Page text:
BROOKLYN, N.Y. — They’d take sites on Fifth Avenue and 34th Street, then leapfrog to the suburban malls. Now, big-name retailers are waking up to the inner-city neighborhoods in between.
This story first appeared in the June 9, 2003 issue of WWD. Subscribe Today.
Hybrid retail centers are sprouting along inner-city stretches, and since the late Nineties, retailing has been pouring into middle- and lower-income communities in the city’s boroughs. Wal-Mart; Kohl’s; Old Navy; Burlington Coat; Target; Penney’s; Sears; Foot Locker; Bed, Bath & Beyond; Ikea; Nine West; Home Depot; Athlete’s Foot; Ashley Stewart; Finish Line; Champs, and The Children’s Place are among the chains said to be aggressively scouting locations. The activity has picked up since Sept. 11, 2001, which opened up businesses to the potential of under-retailed areas outside Manhattan, where there are huge populations.
“It’s evidenced by all the new big-box construction,” said Barry Fishbach, executive vice president of Robert K. Futterman & Associates, citing Target’s upcoming store in downtown Brooklyn, Lowe’s plan to enter Brooklyn near Red Hook, not far from a Home Depot, and Linens-N-Things, which recently signed a lease on Cropsey Avenue in Coney Island.
“We feel inner-city neighborhoods are largely underserved, and there are still very few national retailers that embrace these markets,” said Mario Ciampi, senior vice president of store development and logistics for The Children’s Place. “For some reason, they can’t get their hands around the operational aspects. We feel very comfortable in inner cities because of the density and because they’re not overstored like a lot of suburbs. Our priorities are New York’s five boroughs, Chicago, Philadelphia, Miami, Los Angeles and San Francisco.”
“You walk on any street anywhere, and there is no shortage of apparel,” said Hal Kahn, chairman and chief executive of Macy’s East. “Theis: Are there enough quality retailers penetrating the markets? As far as we are concerned, we are very well covered in the boroughs. Our stores do well. I don’t think there is a shortage of retail, or really an opportunity for many more malls in the city, though we are expanding our Queens store [in the Queens Center].”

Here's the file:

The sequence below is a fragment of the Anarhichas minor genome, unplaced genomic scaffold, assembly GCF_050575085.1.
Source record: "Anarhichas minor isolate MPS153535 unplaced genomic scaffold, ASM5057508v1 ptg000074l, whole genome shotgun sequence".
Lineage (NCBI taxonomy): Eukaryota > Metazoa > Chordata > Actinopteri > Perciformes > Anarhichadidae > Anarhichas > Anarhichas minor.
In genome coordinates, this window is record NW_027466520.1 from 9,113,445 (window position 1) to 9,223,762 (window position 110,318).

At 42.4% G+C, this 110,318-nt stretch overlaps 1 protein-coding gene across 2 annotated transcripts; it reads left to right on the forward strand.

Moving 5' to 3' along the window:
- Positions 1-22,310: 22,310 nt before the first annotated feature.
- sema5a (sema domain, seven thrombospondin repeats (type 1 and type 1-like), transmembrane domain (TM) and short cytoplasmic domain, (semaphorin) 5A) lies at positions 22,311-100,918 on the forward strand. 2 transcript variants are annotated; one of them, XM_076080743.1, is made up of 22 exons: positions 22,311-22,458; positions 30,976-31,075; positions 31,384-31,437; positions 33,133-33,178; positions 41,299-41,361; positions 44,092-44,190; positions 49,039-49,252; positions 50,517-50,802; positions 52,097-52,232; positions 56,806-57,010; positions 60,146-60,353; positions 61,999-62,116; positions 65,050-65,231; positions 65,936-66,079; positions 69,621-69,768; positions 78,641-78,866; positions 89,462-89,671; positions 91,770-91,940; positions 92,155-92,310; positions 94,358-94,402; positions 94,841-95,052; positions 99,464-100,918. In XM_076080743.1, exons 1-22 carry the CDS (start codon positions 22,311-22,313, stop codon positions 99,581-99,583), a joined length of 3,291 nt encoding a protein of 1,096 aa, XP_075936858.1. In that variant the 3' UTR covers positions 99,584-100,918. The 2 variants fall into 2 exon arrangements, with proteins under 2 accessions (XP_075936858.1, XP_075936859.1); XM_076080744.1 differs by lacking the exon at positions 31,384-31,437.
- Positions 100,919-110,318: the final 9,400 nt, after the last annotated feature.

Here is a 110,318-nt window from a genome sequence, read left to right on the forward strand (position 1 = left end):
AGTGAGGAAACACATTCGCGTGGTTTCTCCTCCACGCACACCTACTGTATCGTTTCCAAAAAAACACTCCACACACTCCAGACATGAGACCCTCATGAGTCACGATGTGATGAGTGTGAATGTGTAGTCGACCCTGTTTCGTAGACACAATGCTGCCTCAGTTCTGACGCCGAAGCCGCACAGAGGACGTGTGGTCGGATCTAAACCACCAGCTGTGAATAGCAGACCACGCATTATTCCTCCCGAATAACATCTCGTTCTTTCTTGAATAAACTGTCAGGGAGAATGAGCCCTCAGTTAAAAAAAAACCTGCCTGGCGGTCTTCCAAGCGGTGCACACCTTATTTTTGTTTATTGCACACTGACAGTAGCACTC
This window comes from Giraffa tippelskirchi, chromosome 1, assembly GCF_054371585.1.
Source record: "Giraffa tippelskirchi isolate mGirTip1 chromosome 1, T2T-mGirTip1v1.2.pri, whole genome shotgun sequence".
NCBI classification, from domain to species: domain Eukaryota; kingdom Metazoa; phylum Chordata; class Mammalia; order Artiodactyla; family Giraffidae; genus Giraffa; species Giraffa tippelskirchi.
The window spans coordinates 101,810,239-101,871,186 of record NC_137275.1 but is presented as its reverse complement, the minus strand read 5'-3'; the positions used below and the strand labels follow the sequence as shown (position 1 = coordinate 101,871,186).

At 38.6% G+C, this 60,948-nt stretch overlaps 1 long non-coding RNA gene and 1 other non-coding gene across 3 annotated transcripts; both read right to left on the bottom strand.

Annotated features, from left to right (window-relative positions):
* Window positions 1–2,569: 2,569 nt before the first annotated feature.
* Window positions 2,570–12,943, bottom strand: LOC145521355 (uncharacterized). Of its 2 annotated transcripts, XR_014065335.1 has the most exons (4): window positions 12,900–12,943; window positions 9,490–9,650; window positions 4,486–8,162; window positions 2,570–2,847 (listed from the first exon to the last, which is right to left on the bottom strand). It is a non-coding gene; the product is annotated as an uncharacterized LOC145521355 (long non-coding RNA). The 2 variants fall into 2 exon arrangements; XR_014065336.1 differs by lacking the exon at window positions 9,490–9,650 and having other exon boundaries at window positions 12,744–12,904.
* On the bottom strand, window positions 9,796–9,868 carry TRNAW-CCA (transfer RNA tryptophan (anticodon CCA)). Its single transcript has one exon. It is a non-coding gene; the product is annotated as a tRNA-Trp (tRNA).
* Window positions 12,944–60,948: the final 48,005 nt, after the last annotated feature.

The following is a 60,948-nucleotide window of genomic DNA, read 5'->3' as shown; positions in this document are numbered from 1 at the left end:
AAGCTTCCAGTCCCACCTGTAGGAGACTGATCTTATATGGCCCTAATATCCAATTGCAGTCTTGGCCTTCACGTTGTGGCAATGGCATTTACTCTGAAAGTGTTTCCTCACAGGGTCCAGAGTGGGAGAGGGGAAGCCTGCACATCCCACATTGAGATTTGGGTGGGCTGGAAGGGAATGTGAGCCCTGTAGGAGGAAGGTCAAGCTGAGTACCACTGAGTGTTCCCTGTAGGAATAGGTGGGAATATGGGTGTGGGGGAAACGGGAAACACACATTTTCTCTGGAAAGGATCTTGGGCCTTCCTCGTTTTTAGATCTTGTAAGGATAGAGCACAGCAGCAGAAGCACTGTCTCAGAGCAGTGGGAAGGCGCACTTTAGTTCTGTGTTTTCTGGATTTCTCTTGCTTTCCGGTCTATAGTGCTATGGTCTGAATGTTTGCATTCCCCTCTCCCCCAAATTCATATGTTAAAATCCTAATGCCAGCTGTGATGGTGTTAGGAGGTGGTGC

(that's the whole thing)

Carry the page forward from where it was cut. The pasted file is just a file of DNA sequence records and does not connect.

Among the most ambitious projects under way is right in downtown Brooklyn, close to where Macy’s has a store. “We’re sitting on gold — right here on Fulton Street,” exclaimed Joseph Sitt, the energetic chairman of Thor Equities LLC, a New York-based inner-city real estate developer, which bought the former Albee Square mall out of bankruptcy from Forest City in 2001 and is spending $400 million to transform it into The Gallery at Fulton Street. It’s no Bellagio, though with the mosaic tiling, Portobella porcelain floors, skylights and fancy logos etched into glass railings, the project will bring some of that Las Vegas glitz and a higher grade of retail to downtown Brooklyn. With three levels and 1.4 million square feet of retail, hotel and office space, and with over one third just for retail, it will be the borough’s most upscale-looking mixed-use complex.
But will the enhanced environment put off Brooklyn’s blue-collar population? “We don’t think it is going to scare off anyone,” Zitt asserted. “The platform will be upscale, but the retailers will be moderate.”